And so Xiu Xiu songs forever stop up emotional proclamations with more extreme declarations, "too much information" for polite company. (Internet forums end up debating, "Does Jamie have AIDS?") Its musical mix is a velveteen mess the French would call jolie-laide and Stewart bluntly terms "retarded."
And so when people do not embrace it, they despise it.
And so one female band member got punched after a show. Instruments got stolen.
And so they continue to provoke. In complete sincerity. A Promise is fronted by a nude shot of a male Vietnamese prostitute holding a plastic doll. Stewart, who is bisexual, said he photographed the boy as an alternative to sex. A former social worker, he realized the cover may be exploitive. He chose to find out.
And so now it is 20 years since the release of The Killing Fields, Hollywood's big Cambodia movie, with actor-monologuist Spalding Gray as the U.S. consul.
And so three years later he described the shoot in his one-man film, Swimming to Cambodia, with its prostitutes and its "perfect moments." His other works include Gray's Anatomy, Monster in a Box and Sex and Death to the Age 14. (And now Stewart is writing a book about his own erotic exploits from 6 to 30, Sex Life of Self-Destruction.)
And so Gray, like Xiu Xiu, is famed for baring his traumas. For his notebook and water glass at a desk on a stage. With his patrician gentility, he had a gift for simulating intimacy, no matter how squalid the subject. Maybe it was a matter of perspective. Even on his mother's suicide.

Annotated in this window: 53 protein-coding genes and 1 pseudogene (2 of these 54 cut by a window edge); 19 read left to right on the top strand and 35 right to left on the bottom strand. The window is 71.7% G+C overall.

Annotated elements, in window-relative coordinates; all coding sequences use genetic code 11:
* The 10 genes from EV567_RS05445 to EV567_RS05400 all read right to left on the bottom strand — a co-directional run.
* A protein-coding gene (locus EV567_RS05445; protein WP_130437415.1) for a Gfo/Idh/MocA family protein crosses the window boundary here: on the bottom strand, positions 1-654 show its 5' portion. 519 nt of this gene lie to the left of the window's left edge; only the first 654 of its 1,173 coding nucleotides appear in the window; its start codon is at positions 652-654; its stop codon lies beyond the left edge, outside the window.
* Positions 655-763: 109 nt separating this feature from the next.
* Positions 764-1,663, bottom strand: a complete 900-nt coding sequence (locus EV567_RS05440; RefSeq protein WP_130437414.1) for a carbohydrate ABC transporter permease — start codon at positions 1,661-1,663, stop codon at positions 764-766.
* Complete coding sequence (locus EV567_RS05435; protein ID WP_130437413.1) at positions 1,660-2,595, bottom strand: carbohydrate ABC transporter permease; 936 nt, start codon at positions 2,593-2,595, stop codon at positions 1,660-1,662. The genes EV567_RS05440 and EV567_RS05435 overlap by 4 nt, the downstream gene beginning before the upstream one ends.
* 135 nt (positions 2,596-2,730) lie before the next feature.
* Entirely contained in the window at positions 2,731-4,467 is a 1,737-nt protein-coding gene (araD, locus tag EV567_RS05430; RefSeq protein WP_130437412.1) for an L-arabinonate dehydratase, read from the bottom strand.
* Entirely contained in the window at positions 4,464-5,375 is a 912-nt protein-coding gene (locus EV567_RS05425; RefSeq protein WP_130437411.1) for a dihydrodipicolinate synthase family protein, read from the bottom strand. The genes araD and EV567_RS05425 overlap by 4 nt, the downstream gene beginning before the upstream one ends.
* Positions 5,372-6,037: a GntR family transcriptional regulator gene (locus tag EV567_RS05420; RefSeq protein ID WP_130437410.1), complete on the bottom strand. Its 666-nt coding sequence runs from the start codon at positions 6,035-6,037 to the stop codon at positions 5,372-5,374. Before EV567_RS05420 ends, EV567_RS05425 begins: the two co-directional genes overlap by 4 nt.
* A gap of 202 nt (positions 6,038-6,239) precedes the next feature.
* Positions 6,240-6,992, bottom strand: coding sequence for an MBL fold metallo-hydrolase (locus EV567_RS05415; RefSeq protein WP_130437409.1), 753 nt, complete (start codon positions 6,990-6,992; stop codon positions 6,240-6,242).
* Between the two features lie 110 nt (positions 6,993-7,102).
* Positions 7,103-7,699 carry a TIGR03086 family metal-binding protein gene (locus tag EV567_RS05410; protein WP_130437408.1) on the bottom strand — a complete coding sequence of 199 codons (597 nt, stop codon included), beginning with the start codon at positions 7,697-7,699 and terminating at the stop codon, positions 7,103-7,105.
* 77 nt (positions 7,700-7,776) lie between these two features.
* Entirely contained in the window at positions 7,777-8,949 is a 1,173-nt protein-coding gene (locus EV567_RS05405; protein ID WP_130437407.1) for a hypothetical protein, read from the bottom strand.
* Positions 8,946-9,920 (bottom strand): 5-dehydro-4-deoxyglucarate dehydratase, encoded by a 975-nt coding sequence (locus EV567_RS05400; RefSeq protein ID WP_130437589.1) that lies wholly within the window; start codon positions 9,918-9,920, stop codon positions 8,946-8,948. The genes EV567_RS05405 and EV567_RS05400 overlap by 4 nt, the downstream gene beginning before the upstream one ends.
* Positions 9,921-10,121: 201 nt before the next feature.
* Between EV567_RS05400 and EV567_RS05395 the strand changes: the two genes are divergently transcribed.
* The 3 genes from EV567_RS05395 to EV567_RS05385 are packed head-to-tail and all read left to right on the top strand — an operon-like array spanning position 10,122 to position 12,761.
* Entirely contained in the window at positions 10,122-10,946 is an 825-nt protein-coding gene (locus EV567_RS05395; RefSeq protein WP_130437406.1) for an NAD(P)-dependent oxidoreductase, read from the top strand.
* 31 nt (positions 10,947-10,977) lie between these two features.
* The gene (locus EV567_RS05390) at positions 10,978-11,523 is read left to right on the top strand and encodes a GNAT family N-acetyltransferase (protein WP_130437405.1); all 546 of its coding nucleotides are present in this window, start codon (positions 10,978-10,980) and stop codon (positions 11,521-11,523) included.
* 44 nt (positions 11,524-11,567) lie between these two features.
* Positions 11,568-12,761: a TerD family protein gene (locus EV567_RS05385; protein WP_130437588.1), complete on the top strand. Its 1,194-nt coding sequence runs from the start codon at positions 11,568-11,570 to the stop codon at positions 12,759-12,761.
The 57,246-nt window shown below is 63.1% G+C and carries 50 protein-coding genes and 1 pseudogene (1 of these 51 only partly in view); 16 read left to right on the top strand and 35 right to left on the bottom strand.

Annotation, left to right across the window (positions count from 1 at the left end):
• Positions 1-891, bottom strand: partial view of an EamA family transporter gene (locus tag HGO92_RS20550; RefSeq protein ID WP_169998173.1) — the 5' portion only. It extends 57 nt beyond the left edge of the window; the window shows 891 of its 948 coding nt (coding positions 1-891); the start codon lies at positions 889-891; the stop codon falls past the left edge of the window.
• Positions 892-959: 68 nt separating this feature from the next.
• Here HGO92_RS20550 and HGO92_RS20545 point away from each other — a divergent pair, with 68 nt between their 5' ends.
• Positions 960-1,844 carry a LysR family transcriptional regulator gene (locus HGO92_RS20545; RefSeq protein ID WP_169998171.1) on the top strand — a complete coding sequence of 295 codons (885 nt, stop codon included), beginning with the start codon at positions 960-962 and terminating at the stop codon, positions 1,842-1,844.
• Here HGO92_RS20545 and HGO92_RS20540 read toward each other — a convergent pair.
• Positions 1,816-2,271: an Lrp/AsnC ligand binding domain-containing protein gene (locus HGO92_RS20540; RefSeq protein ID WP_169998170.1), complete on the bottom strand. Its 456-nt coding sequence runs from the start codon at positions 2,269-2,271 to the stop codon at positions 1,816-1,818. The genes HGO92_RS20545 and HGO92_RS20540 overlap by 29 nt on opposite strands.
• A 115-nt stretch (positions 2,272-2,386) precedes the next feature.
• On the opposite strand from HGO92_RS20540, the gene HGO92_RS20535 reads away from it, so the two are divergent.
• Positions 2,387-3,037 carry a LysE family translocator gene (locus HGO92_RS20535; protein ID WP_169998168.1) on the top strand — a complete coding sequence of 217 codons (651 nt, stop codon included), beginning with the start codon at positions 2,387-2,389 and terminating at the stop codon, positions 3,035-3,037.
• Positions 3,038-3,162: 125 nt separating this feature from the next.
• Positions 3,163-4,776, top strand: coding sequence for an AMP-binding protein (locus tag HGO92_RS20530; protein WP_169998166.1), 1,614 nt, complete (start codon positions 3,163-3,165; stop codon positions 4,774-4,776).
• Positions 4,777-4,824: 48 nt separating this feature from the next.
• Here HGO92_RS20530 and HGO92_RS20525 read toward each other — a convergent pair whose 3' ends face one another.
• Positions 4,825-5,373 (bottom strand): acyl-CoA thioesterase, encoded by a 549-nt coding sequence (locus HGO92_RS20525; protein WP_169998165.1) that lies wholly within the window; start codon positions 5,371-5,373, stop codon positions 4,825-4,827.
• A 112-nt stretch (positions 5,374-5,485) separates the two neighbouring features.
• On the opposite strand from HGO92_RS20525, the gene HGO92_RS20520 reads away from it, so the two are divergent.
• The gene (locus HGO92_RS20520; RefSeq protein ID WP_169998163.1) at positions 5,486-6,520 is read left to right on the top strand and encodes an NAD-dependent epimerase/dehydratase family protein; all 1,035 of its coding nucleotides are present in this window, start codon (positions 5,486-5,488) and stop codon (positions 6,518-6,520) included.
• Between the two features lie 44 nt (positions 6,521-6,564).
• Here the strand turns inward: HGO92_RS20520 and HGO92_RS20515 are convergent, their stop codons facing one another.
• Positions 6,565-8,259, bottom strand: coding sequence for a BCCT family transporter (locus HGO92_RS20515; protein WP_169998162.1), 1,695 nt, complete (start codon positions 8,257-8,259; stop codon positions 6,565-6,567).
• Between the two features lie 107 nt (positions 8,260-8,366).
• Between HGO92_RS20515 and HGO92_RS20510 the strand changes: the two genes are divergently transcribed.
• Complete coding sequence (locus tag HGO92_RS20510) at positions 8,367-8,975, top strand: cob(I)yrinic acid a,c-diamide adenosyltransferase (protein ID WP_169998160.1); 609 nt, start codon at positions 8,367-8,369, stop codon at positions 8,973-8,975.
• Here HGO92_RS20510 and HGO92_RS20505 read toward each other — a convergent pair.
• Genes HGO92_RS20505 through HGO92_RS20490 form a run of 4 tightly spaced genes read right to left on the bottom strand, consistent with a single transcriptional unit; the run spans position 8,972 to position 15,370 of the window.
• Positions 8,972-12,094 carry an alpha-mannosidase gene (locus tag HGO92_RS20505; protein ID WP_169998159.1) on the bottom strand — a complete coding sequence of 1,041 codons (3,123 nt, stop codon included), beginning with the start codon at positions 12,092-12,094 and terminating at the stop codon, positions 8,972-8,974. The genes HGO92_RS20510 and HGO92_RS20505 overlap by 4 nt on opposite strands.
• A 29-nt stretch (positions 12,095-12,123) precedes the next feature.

And so he was robbed of his perspective by an eye disease and then hapless surgeons. And perhaps, too, by time, that accumulation of incident beyond all narrative.
And so his last monologue was called Life, Interrupted. He disappeared in January. This week, Gray's anatomy, 62, was found in the East River in Brooklyn, wearing black corduroys. He is presumed to have dived from the ferry deck, not to swim but to sink in the dark waters.
And so the accumulation of incident: Another man last week vanished into another body of water. Tooker Gomberg, 48, is presumed to have jumped from the Angus Macdonald Bridge into Halifax Harbour. He had been out to save the world, an environmental activist in Montreal, city councillor in Edmonton and in one Toronto mayoral election, the sole rival to Mel Lastman on whose lawn he dumped a pile of composted garbage.
And so he was last seen with his bicycle helmet on.
And so, meanwhile, there is a new Xiu Xiu album, Fabulous Muscles. Meanwhile, in 2002, Stewart's father died. Michael Stewart, 57, led San Francisco folk group We Five (You Were On My Mind, No. 1, 1965) and produced hit albums (Billy Joel's Piano Man, 1973). "After a long illness," said the papers. In fact, a suicide.
And so it was that longest illness, life. That imperfect moment.
And so what good is polite company?
And so the last song on the new album is Mike. It begins, "Dad, what was Nigel supposed to do with your body?" It ends, "Pull my finger."
And so Stewart's mother "went crazy." His sister had a girl, to whom he sings an anti-lullaby about the family curse. One of Stewart's preschoolers - "Brian the Vampire" - was being molested by a brother. Fabulous Muscles is less fabulous musically because much of the band quit. This all happened.
And so did this: In that year, Stewart fell in love. In Little Panda McElroy he breathes to her, "I can stop hating my own heart/ I can do it because of you." His first love song.
And so Mey Komphot escaped to Canada in 1979 and survived. The Khmer Rouge fell.
And so, this music hints, if you must try to shoot or stab yourself, also do your best to miss.
It is one thing to suffer to die, another to suffer and live.
Xiu Xiu (just Stewart and McCulloch) appear in Wavelength at the Gladstone in Toronto on Sunday, at Club SAW in Ottawa on Monday, and Tuesday at La Salla Rossa in Montreal.